The scene of the total solar eclipse in the skies above the Gobi Desert in China brought thousands out to the desert to see the event live and in person. A similar scene could be seen on the big screen at the Exploratorium.
"Many people have seen a partial eclipse, but it's rare to see a total eclipse because only a small portion of the planet can see it. That's why we have our cameras positioned on China," said Exploratorium physicist Ron Hipschman.
The all-nighter was also a cultural event with a Chinese dragon eating the sun, only to spit it back out, allowing it to shine again. The live, fully narrated broadcast was enough to bring Vanessa To and her two children up from Redwood City.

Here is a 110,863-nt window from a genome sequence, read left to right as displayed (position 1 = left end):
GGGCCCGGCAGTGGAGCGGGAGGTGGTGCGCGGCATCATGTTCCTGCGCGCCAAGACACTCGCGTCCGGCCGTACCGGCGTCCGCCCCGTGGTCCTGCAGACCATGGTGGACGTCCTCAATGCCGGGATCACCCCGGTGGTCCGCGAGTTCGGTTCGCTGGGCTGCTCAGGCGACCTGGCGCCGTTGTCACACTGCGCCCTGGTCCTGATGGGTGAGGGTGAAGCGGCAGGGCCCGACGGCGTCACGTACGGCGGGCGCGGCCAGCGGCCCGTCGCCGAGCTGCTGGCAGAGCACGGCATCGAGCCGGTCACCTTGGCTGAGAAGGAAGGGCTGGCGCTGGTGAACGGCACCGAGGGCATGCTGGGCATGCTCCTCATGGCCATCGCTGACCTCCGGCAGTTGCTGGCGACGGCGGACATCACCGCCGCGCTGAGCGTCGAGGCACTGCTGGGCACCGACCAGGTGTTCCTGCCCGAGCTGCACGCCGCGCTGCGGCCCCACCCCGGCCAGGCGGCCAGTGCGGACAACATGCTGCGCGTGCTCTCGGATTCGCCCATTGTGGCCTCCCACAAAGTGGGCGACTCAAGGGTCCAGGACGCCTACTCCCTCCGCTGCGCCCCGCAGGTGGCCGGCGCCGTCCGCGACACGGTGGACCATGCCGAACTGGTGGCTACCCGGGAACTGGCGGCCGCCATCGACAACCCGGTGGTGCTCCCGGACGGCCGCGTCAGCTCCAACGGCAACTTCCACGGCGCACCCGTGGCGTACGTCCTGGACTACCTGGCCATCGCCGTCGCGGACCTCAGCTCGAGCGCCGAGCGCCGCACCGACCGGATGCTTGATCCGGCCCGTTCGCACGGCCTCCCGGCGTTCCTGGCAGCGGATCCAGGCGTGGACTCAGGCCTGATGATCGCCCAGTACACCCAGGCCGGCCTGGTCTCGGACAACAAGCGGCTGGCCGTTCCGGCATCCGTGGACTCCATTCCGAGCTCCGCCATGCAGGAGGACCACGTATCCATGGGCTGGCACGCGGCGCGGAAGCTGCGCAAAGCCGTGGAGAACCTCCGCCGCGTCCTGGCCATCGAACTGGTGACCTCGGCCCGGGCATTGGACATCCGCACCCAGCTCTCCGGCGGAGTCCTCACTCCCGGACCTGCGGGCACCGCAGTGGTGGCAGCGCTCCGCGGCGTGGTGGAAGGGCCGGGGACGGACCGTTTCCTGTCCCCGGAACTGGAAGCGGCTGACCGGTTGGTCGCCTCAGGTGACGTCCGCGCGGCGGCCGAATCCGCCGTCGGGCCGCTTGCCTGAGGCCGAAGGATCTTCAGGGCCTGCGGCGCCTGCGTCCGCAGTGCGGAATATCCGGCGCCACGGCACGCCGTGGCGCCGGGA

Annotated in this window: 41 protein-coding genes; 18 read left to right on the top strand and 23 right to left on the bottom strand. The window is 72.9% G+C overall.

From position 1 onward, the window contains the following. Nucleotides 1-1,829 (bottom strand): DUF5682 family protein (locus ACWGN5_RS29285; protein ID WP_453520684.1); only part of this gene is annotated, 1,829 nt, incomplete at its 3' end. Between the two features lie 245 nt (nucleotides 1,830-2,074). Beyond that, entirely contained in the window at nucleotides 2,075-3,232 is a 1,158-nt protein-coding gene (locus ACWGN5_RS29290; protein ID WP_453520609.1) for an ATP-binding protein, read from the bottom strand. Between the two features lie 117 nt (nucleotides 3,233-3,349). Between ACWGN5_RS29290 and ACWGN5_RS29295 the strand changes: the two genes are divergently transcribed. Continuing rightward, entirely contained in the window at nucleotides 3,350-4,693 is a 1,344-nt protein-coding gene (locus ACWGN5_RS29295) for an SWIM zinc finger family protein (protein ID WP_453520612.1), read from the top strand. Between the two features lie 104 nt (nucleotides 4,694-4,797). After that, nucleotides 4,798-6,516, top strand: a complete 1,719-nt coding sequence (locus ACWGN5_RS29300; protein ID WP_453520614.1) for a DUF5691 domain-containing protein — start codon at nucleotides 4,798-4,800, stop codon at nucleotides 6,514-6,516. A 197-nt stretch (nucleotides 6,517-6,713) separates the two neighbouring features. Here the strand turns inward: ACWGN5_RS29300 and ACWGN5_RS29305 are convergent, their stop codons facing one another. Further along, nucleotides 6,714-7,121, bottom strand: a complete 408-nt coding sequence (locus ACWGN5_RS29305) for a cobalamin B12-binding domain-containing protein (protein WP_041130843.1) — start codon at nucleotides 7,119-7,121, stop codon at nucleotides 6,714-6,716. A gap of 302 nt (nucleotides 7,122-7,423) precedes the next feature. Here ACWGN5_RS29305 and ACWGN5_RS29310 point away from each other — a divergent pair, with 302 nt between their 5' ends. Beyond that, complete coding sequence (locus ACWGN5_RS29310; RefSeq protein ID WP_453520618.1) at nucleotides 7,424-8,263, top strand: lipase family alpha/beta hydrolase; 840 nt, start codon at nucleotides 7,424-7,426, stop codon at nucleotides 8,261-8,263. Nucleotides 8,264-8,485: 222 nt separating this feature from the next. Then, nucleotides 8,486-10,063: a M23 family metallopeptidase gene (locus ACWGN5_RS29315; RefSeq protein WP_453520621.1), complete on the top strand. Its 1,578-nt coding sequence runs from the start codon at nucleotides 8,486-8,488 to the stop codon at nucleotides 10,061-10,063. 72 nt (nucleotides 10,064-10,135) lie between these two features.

"I thought this would be a great way to bring my kids to introduce them to scientists and astronomy," said To.
For Marguerite Etemad of San Francisco, it was a chance to pass along information to her grandson.
"I saw a solar eclipse when I was a kid and it was a surreal experience in the 60s and I wanted to bring him here to see it himself. We couldn't afford to go to China," said Etemad.
There was no need to go for her grandson, Olorin, who got a lot out of watching it on the big screen.
"It makes you feel so small you know. It makes you feel like you are a a part of something much bigger than yourself," he said.
It was a memorable event for those who managed to stay awake for the 4:08 event.
For those of you wondering when you can see a total solar eclipse from the United States, there will be one starting in the northwest and on over the midwest and down south in 2017.